There is a variation of endometriosis called adenomyosis which is where the lining of the uterus is mixed in with the muscles of the uterus. Adenomyosis can also cause heavy painful periods.
For some women, endometriosis can have a big impact on their life and may sometimes lead to low mood or even depression. This is because it can cause long term pain and be debilitating. There is often a delay in the diagnosis being made.
It can be difficult to diagnose endometriosis because the symptoms can vary considerably, and many other conditions can cause similar symptoms. That is why making a diagnosis can be tricky and may be delayed.
Though many GPs can miss or mis-diagnose endometriosis and adenomyosis, all of our doctors at Clinic 66 are specially trained and have a special interest in women's sexual and reproductive health. What this means for you is that our GPs are knowledgeable, experienced and well prepared to do an initial assessment and can organise any necessary investigations.
After taking your history and potentially doing a physical examination, your GP may recommend that you try “the pill” or other hormonal treatments, or suggest further investigation such as imaging with ultrasound.
The best way of diagnosing endometriosis is to have a laparoscopy., where a surgeon or gynaecologist passes a thin tube through a small cut in your tummy so they can see any patches of endometriosis tissue. This is the only way to be certain you have endometriosis, and needs to be done in a hospital under a general anaesthetic.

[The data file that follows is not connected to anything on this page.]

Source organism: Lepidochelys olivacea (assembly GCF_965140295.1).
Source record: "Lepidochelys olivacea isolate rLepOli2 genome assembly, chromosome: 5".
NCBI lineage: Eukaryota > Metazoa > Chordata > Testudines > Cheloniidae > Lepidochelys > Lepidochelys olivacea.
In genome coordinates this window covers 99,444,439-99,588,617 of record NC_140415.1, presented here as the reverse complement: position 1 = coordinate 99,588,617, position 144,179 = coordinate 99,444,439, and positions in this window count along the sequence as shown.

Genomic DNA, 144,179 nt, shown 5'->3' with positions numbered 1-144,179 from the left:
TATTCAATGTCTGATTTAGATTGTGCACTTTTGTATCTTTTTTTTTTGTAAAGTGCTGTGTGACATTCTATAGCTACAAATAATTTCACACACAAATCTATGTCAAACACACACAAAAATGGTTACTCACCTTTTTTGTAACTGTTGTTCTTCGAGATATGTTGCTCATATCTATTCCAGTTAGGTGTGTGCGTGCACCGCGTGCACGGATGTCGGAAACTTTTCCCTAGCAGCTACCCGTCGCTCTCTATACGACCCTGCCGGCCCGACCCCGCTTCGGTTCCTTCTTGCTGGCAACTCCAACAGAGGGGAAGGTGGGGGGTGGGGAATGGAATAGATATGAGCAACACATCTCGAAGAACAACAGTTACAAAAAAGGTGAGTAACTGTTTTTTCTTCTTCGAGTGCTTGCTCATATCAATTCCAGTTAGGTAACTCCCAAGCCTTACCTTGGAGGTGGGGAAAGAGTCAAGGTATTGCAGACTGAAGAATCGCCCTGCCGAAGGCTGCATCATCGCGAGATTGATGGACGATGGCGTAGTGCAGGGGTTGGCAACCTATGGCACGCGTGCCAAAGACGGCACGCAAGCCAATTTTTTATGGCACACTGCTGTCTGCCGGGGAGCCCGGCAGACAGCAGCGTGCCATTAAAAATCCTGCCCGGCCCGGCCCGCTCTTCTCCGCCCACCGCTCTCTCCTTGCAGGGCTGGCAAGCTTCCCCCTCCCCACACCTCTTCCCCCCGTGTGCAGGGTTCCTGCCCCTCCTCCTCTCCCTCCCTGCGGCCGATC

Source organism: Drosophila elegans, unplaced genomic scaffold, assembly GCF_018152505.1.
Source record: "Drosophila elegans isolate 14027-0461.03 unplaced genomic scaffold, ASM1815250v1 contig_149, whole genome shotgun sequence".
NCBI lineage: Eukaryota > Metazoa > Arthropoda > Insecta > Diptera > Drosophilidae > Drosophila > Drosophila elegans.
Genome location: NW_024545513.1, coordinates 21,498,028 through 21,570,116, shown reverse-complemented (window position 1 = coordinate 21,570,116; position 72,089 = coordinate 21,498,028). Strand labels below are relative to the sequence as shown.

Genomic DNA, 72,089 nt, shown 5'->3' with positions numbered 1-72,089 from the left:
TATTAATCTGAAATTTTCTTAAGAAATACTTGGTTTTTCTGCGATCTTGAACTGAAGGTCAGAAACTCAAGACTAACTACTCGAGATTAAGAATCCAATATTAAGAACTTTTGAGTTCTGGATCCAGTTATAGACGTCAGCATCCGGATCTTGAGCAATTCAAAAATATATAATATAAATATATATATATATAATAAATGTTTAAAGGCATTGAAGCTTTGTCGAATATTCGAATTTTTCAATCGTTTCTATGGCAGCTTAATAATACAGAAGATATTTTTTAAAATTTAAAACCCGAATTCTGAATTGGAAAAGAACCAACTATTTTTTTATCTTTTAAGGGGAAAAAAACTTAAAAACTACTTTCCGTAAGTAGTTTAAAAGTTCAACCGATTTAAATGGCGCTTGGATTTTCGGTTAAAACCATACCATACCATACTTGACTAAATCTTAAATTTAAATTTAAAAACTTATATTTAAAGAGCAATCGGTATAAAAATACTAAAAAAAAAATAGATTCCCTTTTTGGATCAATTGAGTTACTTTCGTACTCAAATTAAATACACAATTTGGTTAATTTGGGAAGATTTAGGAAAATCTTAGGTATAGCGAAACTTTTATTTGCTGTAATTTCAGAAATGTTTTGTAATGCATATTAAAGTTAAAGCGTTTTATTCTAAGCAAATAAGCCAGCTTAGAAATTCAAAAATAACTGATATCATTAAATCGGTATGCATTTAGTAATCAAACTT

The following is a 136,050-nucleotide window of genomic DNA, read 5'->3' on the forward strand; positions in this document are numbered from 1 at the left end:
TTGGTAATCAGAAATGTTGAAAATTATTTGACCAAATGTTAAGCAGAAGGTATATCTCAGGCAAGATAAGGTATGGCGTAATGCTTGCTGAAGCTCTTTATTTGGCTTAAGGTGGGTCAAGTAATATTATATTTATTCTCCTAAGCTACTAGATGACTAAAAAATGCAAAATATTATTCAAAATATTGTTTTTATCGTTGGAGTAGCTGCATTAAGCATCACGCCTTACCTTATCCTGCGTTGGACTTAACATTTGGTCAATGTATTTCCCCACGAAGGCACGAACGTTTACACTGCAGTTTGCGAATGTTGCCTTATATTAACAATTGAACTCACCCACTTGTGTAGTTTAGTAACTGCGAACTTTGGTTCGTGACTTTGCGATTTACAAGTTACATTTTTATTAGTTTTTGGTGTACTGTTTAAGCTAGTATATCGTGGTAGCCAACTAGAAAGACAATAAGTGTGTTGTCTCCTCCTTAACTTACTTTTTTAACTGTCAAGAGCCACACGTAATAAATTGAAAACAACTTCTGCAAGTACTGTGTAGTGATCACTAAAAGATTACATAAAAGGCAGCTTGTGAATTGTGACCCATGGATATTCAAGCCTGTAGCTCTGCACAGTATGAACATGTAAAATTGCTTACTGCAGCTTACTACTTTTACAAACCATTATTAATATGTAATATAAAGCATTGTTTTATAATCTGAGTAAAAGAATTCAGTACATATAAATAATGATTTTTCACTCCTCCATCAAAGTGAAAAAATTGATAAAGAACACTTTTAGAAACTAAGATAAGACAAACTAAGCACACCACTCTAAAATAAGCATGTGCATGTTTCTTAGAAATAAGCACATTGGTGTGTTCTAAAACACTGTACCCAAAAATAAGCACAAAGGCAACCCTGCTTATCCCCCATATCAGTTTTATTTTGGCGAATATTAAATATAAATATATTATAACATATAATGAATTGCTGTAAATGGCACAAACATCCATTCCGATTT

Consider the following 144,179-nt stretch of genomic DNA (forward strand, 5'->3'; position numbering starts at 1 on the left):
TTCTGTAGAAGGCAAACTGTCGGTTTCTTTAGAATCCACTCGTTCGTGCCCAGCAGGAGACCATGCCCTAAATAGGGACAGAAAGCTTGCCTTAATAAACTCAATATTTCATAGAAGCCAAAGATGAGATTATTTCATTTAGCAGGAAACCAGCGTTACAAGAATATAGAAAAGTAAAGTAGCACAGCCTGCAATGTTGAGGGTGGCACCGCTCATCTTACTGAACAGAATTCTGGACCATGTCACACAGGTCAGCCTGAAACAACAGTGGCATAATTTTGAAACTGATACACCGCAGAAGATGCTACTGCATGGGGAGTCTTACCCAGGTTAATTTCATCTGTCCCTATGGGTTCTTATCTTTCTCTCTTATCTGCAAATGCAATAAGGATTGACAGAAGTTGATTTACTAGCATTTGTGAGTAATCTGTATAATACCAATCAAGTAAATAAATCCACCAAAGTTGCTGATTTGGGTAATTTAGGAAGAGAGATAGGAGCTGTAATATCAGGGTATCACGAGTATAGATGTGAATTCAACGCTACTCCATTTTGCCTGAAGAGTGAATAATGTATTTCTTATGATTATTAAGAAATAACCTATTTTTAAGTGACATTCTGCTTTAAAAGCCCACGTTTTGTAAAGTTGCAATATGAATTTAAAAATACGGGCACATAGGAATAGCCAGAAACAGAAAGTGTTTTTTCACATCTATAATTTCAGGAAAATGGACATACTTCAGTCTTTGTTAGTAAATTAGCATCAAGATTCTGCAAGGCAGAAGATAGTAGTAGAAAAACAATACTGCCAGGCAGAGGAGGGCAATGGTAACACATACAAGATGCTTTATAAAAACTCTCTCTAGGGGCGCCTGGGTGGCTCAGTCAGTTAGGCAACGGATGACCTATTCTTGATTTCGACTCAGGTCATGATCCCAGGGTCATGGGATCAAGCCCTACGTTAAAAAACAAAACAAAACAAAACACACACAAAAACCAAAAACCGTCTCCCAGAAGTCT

Helping us to Help You
A great place to start is to download the Qendo symptom tracker app. This will be helpful to your GP and/or gynaecologist when an assessment is being undertaken as you can share your information with anyone you choose.
The app is designed to allow you to track the myriad of symptoms that come with endometriosis, adenomyosis, PCOS, infertility and pelvic pain, as well as any other health conditions you may have. Symptoms you can track span both physical and emotional health. Yes, you can track pain, bleeding, bowel and bladder function, headaches, bloating or acne, to name a few; but you can also track stress, energy levels, mental clarity, mood, depression and anxiety, and so much more.
Alternatively, if you prefer the 'old school' way of pen & paper, you can download our printable pain diary.
Although endometriosis is currently not ‘curable’, once a diagnosis is made, treatments are available.
What treatments are available for endometriosis?
There’s currently no cure for endometriosis, but there are treatments that can help ease the symptoms which include:
Help with simple management of pain, such as warm packs, gentle exercise